Westmeath: Big increase for apartment values in Westmeath
Mullingar remains a popular option for employees of Intel in Maynooth and Hewlett Packard Enterprise in Leixlip who are being priced out of Kildare. A 45-minute commute to work seems to be a small price to pay for getting a foot on the property ladder.
Prices have reached a peak in the county, according to local agent Aidan Davitt of Sherry FitzGerald Davitt, who says the values have grown by 8pc on average over the last 12 months.
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This varies from house type to house type, with four-bed detached properties outside of town going up by 5pc, while the value of two-bed apartments rose by 20pc, from €120,000 to €145,000, over the last 12 months.
Davitt says that buyers are a lot more savvy now. "They are using their common sense on what they can afford for a house and aren't pushing further. There is a cap on the amount of money they can borrow and that's that," he observes.
New homes schemes are popular with first-time buyers who are keen to take advantage of the help-to-buy scheme, where they can get a tax rebate to help with a deposit. There are a few developments on the market in Mullingar, Collinstown and Castlepollard.
Prices of the new homes are higher than the similar types on the second-hand market, mostly due to the A-rating and higher spec. New three-bed bungalows in Clog na Léinn in Collinstown start at €295,000, while a second-hand three bed bungalow is currently selling for €220,000.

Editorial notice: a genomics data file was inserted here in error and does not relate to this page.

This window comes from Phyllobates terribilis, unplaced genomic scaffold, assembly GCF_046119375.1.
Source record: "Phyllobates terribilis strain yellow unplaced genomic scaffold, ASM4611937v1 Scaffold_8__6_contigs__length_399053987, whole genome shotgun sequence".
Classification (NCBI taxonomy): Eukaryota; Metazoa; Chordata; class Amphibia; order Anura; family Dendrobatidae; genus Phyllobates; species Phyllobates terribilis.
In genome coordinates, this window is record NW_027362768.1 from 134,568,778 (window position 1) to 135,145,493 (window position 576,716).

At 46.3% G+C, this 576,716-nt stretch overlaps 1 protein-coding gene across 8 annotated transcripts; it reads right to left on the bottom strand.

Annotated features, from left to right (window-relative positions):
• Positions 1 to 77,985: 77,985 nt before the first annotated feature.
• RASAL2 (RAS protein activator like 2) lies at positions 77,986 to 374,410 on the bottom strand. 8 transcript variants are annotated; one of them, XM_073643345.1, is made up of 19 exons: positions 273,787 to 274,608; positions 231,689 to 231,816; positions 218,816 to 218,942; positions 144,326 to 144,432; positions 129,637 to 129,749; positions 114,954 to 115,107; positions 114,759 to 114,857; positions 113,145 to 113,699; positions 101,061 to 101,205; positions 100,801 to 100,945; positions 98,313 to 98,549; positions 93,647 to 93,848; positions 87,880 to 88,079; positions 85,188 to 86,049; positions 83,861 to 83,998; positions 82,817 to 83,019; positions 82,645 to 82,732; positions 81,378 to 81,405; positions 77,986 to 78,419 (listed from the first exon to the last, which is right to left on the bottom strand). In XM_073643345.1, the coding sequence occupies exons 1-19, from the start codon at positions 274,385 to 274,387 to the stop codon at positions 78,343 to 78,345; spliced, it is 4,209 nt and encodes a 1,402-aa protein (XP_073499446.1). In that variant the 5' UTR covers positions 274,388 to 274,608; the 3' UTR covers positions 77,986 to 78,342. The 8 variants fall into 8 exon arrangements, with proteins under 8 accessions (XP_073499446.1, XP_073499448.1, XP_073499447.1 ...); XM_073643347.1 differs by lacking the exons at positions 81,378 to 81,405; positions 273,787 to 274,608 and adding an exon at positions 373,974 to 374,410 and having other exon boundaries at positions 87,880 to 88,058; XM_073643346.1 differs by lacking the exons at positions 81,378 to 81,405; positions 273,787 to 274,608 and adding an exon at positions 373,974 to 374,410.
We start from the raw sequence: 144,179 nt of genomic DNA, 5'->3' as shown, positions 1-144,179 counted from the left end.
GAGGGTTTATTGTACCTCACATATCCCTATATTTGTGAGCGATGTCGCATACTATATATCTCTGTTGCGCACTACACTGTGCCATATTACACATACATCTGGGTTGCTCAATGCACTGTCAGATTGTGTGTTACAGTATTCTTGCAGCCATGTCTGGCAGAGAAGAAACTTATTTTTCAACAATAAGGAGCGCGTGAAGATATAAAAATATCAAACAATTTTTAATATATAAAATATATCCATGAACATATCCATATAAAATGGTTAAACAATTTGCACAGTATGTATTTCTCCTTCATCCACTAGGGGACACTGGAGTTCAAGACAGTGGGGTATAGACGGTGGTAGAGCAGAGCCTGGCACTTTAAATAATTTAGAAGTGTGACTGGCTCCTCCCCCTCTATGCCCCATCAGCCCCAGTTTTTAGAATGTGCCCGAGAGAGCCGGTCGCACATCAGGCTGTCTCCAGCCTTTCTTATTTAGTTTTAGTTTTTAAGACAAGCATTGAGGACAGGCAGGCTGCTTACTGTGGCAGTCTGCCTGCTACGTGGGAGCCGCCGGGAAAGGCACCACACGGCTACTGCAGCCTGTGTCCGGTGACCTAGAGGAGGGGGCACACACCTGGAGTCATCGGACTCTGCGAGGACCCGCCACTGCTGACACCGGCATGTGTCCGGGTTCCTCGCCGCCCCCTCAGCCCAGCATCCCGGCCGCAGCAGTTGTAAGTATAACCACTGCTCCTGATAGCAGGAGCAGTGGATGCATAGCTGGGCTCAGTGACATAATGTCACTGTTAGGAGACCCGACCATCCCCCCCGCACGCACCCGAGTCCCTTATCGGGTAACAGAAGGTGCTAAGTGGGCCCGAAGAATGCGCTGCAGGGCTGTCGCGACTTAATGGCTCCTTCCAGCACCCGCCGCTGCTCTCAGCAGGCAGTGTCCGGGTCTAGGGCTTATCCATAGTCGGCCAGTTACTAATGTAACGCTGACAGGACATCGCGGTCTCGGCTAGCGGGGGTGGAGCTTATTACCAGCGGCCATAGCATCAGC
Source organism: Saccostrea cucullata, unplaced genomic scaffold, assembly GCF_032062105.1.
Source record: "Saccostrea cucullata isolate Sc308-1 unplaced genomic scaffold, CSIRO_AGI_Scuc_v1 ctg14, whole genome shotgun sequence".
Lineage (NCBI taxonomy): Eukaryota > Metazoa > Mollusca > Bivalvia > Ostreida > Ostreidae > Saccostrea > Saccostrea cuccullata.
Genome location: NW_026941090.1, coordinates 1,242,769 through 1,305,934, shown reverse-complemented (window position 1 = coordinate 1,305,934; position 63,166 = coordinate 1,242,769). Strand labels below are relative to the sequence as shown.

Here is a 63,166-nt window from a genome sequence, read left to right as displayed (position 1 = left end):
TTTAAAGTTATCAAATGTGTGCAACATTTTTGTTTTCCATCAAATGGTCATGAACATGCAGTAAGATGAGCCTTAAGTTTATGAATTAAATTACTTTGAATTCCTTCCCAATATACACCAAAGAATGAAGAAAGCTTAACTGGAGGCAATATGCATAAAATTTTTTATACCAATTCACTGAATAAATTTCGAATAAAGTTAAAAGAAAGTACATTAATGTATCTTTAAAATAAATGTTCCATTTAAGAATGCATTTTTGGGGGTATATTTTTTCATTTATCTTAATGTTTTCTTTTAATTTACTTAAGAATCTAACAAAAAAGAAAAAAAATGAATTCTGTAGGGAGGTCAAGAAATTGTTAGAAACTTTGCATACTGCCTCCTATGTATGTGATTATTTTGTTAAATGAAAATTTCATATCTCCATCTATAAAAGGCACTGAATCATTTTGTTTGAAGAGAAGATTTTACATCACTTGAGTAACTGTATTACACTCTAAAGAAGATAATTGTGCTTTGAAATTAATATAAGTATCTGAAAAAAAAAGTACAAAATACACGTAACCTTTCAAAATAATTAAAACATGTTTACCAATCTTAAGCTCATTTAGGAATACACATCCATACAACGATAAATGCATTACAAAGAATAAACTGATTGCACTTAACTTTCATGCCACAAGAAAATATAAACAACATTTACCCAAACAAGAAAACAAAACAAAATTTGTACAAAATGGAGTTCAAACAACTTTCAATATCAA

Four-bed semis in Gleann Petit, a new development in Mullingar town, are starting at €309,950, while a second-hand four-bed semi is selling for €250,000.
The most popular areas for buyers last year were Lakepoint Park and Ardmore Hills in Mullingar town.
Half the buyers on the market in Westmeath work locally, according to Davitt, while the other half are commuting to Kildare for work. There have been steady sales throughout the year, but the high end of the market is slow, and Davitt thinks this comes from the uncertainty surrounding Brexit. "It was difficult last year at the higher end of the scale, particularly with period homes and country estates. These types of properties would usually draw a bit of interest from the UK buyer, but that's not happening at the moment," says Davitt.
One of the most expensive houses to sell in Westmeath last year was Glebe House in Rathowen, a five-bed Georgian property, that sold for €580,000.
Land sales have quietened too, which could also be an affect of Brexit, with a lot of concern about the future in our agri-food market.
Davitt thinks that there won't be much change in property values in the next 12 months with a possible drop of 1-2pc in certain property types like the three-bed terrace, that is expected to be worth €175,000 this time next year, or the detached 2,000sq ft house that will be valued at €420,000 on average.